You Won't Have Trouble Finding the 2019 Nissan Maxima in L.A.

Steph Willems
by Steph Willems
you won t have trouble finding the 2019 nissan maxima in l a

At Nissan, all eyes are on the vastly revamped 2019 Altima, currently trickling onto dealer lots with a revolutionary variable compression four-cylinder under some hoods and available all-wheel drive. A very different roll-out is underway north of the border.

All of the hubbub surrounding Nissan’s new midsizer doesn’t leave much oxygen in the room for the model’s slightly larger sibling, the Maxima. Confused in identity for about the past two decades, the Maxima doesn’t enter 2019 unchanged. There’s styling and content tweaks afoot, though you’ll have no trouble spotting the 2019 Maxima after its launch at the L.A. Auto Show next month.

The above photo depicts the refreshed 2019 model, making this one of the most low-key styling updates in recent memory — though the Toyota Sienna and Mitsubishi Outlander Sport deserve honorable mentions. See the 2018 model below for reference:

To Nissan’s credit, the revised lower front fascia does represent an improvement, boosting the model’s visual athleticism with decent-sized side scoops and the appearance of a larger lower air opening. Underscored by a strip of chrome, the rejigged maw is flanked by headlamps with revised LED strips.

Anything going on out back? Maybe, but whatever it is, Nissan isn’t showing. It wouldn’t be a big change, anyways.

Right now, all Nissan is willing to reveal about the latest iteration of its so-called “four-door sports car” is the model’s available Safety Shield 360 suite of safety and driver-assist features. Oh, and it goes on sale in December. Appearing for the 2016 model year, the current-generation Maxima offers drivers a single choice of powertrain: a 3.5-liter V6 making 300 hp and 261 lb-ft of torque, mated to a continuously variable transmission.

While Nissan’s branding attempt fell apart after reviewers got their hands on the not-so-scorching vehicle, buyers responded favorably to the eighth-gen model. Last year’s volume was the model’s highest since 2009. Amid the model’s sell-down and Nissan’s move away from sky-high incentives, Maxima sales are down 36.2 percent over the first nine months of 2018.

[Images: Nissan]

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  • PrincipalDan PrincipalDan on Oct 22, 2018

    Amid the model’s sell-down and Nissan’s move away from sky-high incentives, Maxima sales are down 36.2 percent over the first nine months of 2018. Yeah the biggest reason to buy a Maxima was the incentives (which also contributed to serious depreciation). A friend of mine picked up a used one at CarMax and he's the kind of guy who will buy a new truck but if you catch him in a car it will be lightly used and stupid cheap. Even with the Altima ditching the V6 the best argument for a Maxima would be if it were still available with a manual trans.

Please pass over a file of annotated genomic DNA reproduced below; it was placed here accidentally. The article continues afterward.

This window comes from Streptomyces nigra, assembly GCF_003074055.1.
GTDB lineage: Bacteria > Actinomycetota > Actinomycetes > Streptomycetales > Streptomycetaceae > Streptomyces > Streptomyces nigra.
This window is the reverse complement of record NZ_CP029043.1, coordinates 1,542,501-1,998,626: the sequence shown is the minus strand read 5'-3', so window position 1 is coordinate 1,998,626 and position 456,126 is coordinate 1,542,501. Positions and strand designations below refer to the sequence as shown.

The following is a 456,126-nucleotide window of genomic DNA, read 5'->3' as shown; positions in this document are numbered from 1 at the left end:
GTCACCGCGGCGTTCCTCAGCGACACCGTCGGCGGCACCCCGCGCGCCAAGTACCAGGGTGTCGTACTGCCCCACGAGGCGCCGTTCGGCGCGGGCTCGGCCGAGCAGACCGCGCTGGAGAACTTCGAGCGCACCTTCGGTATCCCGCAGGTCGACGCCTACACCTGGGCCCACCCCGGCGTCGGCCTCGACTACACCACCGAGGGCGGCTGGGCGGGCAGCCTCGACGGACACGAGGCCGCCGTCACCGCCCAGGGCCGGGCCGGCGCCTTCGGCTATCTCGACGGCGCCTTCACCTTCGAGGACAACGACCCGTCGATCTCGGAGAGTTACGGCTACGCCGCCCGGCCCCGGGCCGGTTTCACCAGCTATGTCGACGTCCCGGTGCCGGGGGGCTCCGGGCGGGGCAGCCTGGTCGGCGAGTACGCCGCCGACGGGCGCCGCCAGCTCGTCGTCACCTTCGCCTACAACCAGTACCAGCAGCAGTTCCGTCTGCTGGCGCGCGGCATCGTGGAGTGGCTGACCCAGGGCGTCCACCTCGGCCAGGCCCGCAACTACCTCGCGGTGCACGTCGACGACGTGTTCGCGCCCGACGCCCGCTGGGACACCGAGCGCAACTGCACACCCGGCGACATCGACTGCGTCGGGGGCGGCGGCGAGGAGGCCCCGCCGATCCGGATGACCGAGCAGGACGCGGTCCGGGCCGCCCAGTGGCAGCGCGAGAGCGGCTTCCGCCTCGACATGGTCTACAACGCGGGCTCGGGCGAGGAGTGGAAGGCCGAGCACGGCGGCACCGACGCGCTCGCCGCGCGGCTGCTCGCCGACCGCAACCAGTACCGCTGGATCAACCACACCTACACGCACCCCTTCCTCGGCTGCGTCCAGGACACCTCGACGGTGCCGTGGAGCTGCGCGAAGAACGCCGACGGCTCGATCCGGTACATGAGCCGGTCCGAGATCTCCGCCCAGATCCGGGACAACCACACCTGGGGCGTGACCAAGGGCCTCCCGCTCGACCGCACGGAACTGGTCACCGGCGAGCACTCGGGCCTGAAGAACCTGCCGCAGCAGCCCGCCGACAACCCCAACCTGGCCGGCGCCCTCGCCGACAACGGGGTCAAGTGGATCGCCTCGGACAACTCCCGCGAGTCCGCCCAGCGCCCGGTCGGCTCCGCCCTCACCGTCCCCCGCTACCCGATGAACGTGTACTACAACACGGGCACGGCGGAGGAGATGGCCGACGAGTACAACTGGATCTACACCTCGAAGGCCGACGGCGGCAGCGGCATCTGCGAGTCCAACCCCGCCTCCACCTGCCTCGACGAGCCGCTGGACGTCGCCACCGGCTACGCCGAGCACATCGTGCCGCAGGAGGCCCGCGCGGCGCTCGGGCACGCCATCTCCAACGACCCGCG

• See 4 previous
    • 9Exponent 9Exponent on Oct 23, 2018

      @JohnTaurus Every Altima coupe I see has been de-badged, murdered-out, and looks to have been to hell and back. It’s hard to guess what’s going on under the hood, but I bet each owner truly wanted a G35.

  • JohnTaurus JohnTaurus on Oct 22, 2018

    "You Won’t Have Trouble Finding the 2019 Nissan Maxima in L.A." Unless there is a 2018 parked next to it, then you may be lost for a moment. Honestly, I kinda like the current one a smidge more.

  • ToolGuy CXXVIII comments?!?
  • ToolGuy I did truck things with my truck this past week, twenty-odd miles from home (farther than usual). Recall that the interior bed space of my (modified) truck is 98" x 74". On the ride home yesterday the bed carried a 20 foot extension ladder (10 feet long, flagged 14 inches past the rear bumper), two other ladders, a smallish air compressor, a largish shop vac, three large bins, some materials, some scrap, and a slew of tool cases/bags. It was pretty full, is what I'm saying.The range of the Cybertruck would have been just fine. Nothing I carried had any substantial weight to it, in truck terms. The frunk would have been extremely useful (lock the tool cases there, out of the way of the Bed Stuff, away from prying eyes and grasping fingers -- you say I can charge my cordless tools there? bonus). Stainless steel plus no paint is a plus.Apparently the Cybertruck bed will be 78" long (but over 96" with the tailgate folded down) and 60-65" wide. And then Tesla promises "100 cubic feet of exterior, lockable storage — including the under-bed, frunk and sail pillars." Underbed storage requires the bed to be clear of other stuff, but bottom line everything would have fit, especially when we consider the second row of seats (tools and some materials out of the weather).Some days I was hauling mostly air on one leg of the trip. There were several store runs involved, some for 8-foot stock. One day I bummed a ride in a Roush Mustang. Three separate times other drivers tried to run into my truck (stainless steel panels, yes please). The fuel savings would be large enough for me to notice and to care.TL;DR: This truck would work for me, as a truck. Sample size = 1.
  • Art Vandelay Dodge should bring this back. They could sell it as the classic classic classic model
  • Surferjoe Still have a 2013 RDX, naturally aspirated V6, just can't get behind a 4 banger turbo.Also gloriously absent, ESS, lane departure warnings, etc.
  • ToolGuy Is it a genuine Top Hand? Oh, I forgot, I don't care. 🙂